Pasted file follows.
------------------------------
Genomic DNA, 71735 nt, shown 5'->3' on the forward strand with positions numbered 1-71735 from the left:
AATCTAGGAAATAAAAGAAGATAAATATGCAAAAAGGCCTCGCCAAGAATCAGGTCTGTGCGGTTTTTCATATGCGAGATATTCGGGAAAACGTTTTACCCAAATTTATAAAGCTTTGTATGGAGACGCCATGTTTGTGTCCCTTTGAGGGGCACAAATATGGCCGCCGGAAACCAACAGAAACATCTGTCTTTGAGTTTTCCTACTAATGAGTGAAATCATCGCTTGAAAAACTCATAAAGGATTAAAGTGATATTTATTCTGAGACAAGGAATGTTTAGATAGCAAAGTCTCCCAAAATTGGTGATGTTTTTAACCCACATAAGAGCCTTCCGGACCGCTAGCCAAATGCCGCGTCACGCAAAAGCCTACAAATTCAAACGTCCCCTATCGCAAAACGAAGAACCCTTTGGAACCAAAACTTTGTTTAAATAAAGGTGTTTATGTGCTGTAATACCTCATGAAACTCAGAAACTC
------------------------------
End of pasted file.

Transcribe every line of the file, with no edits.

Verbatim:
Genomic DNA, 71735 nt, shown 5'->3' on the forward strand with positions numbered 1-71735 from the left:
AATCTAGGAAATAAAAGAAGATAAATATGCAAAAAGGCCTCGCCAAGAATCAGGTCTGTGCGGTTTTTCATATGCGAGATATTCGGGAAAACGTTTTACCCAAATTTATAAAGCTTTGTATGGAGACGCCATGTTTGTGTCCCTTTGAGGGGCACAAATATGGCCGCCGGAAACCAACAGAAACATCTGTCTTTGAGTTTTCCTACTAATGAGTGAAATCATCGCTTGAAAAACTCATAAAGGATTAAAGTGATATTTATTCTGAGACAAGGAATGTTTAGATAGCAAAGTCTCCCAAAATTGGTGATGTTTTTAACCCACATAAGAGCCTTCCGGACCGCTAGCCAAATGCCGCGTCACGCAAAAGCCTACAAATTCAAACGTCCCCTATCGCAAAACGAAGAACCCTTTGGAACCAAAACTTTGTTTAAATAAAGGTGTTTATGTGCTGTAATACCTCATGAAACTCAGAAACTC